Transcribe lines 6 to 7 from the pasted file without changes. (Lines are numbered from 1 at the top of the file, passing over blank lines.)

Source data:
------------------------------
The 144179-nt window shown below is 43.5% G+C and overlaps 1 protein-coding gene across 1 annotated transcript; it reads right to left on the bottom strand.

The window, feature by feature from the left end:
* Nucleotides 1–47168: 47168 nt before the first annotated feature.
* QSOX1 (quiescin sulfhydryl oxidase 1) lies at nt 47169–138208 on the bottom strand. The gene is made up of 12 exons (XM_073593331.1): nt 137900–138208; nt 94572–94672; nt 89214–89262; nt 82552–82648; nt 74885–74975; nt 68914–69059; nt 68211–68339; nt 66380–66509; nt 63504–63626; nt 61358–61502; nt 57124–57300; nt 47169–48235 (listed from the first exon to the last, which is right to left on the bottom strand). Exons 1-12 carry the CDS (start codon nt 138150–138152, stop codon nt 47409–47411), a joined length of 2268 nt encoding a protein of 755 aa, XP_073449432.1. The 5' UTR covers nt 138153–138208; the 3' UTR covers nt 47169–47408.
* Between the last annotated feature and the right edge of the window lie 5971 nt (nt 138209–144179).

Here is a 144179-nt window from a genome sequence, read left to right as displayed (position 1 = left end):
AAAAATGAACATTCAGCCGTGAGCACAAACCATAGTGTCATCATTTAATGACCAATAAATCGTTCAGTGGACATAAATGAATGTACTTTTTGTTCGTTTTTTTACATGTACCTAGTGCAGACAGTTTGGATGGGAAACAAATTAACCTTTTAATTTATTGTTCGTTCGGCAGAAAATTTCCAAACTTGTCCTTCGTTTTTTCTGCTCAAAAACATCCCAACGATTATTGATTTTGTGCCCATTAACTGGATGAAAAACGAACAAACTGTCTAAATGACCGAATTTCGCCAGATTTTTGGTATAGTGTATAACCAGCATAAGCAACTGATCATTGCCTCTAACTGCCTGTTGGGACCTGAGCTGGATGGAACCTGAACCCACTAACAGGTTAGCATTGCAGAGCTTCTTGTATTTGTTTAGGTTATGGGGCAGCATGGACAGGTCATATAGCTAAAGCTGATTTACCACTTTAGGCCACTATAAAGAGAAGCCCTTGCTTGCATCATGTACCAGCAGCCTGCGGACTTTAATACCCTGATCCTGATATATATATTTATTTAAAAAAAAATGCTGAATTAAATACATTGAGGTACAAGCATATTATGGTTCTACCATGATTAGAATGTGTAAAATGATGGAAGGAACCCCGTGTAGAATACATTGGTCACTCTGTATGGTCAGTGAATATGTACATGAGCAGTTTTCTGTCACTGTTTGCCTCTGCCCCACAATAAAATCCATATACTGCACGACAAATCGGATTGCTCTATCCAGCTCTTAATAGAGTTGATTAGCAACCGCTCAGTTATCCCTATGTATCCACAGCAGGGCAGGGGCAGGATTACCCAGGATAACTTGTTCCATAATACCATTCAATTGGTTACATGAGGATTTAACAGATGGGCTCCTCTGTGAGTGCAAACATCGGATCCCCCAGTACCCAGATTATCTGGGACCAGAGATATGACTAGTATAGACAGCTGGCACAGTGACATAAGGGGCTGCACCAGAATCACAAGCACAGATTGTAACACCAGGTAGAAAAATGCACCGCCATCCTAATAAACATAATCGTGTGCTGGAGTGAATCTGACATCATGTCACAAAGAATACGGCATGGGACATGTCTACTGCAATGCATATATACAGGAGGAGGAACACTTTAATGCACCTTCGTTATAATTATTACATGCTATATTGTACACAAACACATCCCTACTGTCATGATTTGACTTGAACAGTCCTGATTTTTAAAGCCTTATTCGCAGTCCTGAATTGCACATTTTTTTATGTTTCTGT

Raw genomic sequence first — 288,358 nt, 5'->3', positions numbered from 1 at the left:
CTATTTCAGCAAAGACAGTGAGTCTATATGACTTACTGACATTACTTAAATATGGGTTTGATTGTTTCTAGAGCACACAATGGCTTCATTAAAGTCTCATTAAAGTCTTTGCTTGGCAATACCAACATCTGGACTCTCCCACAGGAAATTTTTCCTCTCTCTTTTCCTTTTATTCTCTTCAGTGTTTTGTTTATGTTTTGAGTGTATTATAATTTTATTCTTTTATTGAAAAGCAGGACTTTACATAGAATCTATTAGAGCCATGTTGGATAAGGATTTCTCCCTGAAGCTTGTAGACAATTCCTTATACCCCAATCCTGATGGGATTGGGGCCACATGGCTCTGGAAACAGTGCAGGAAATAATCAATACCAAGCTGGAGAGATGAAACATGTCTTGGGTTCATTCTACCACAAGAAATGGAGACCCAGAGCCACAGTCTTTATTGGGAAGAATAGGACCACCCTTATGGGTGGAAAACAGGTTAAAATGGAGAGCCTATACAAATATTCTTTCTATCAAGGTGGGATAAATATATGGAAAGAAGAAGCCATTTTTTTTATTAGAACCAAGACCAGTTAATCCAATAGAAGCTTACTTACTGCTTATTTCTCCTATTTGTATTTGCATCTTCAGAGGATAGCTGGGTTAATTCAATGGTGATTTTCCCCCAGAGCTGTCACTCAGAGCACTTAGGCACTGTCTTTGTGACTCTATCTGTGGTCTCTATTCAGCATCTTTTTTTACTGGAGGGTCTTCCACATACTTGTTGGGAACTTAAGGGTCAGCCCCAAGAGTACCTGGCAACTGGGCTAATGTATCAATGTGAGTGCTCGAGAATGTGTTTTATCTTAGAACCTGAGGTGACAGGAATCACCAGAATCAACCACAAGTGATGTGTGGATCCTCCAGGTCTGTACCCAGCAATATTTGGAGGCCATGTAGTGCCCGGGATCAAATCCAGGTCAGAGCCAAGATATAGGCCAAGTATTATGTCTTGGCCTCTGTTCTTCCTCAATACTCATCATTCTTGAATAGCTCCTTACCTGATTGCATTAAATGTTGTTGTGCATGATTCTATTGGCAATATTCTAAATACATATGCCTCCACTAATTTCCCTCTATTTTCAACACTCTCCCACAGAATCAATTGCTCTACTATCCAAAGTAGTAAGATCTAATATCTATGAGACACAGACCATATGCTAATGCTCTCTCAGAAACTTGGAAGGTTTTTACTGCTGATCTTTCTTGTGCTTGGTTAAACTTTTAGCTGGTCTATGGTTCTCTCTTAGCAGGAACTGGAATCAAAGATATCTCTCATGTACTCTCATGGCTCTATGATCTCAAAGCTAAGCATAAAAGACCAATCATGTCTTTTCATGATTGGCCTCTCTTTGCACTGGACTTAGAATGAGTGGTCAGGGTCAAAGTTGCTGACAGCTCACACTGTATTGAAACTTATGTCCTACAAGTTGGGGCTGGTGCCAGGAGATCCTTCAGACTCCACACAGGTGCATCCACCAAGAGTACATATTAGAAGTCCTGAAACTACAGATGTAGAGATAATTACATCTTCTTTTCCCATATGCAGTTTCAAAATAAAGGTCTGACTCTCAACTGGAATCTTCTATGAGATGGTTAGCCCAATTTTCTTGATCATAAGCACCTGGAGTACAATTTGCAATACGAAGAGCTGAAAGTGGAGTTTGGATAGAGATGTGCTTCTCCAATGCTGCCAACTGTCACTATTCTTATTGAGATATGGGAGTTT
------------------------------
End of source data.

Here is a 144179-nt window from a genome sequence, read left to right as displayed (position 1 = left end):
AAAAATGAACATTCAGCCGTGAGCACAAACCATAGTGTCATCATTTAATGACCAATAAATCGTTCAGTGGACATAAATGAATGTACTTTTTGTTCGTTTTTTTACATGTACCTAGTGCAGACAGTTTGGATGGGAAACAAATTAACCTTTTAATTTATTGTTCGTTCGGCAGAAAATTTCCAAACTTGTCCTTCGTTTTTTCTGCTCAAAAACATCCCAACGATTATTGATTTTGTGCCCATTAACTGGATGAAAAACGAACAAACTGTCTAAATGACCGAATTTCGCCAGATTTTTGGTATAGTGTATAACCAGCATAAGCAACTGATCATTGCCTCTAACTGCCTGTTGGGACCTGAGCTGGATGGAACCTGAACCCACTAACAGGTTAGCATTGCAGAGCTTCTTGTATTTGTTTAGGTTATGGGGCAGCATGGACAGGTCATATAGCTAAAGCTGATTTACCACTTTAGGCCACTATAAAGAGAAGCCCTTGCTTGCATCATGTACCAGCAGCCTGCGGACTTTAATACCCTGATCCTGATATATATATTTATTTAAAAAAAAATGCTGAATTAAATACATTGAGGTACAAGCATATTATGGTTCTACCATGATTAGAATGTGTAAAATGATGGAAGGAACCCCGTGTAGAATACATTGGTCACTCTGTATGGTCAGTGAATATGTACATGAGCAGTTTTCTGTCACTGTTTGCCTCTGCCCCACAATAAAATCCATATACTGCACGACAAATCGGATTGCTCTATCCAGCTCTTAATAGAGTTGATTAGCAACCGCTCAGTTATCCCTATGTATCCACAGCAGGGCAGGGGCAGGATTACCCAGGATAACTTGTTCCATAATACCATTCAATTGGTTACATGAGGATTTAACAGATGGGCTCCTCTGTGAGTGCAAACATCGGATCCCCCAGTACCCAGATTATCTGGGACCAGAGATATGACTAGTATAGACAGCTGGCACAGTGACATAAGGGGCTGCACCAGAATCACAAGCACAGATTGTAACACCAGGTAGAAAAATGCACCGCCATCCTAATAAACATAATCGTGTGCTGGAGTGAATCTGACATCATGTCACAAAGAATACGGCATGGGACATGTCTACTGCAATGCATATATACAGGAGGAGGAACACTTTAATGCACCTTCGTTATAATTATTACATGCTATATTGTACACAAACACATCCCTACTGTCATGATTTGACTTGAACAGTCCTGATTTTTAAAGCCTTATTCGCAGTCCTGAATTGCACATTTTTTTATGTTTCTGT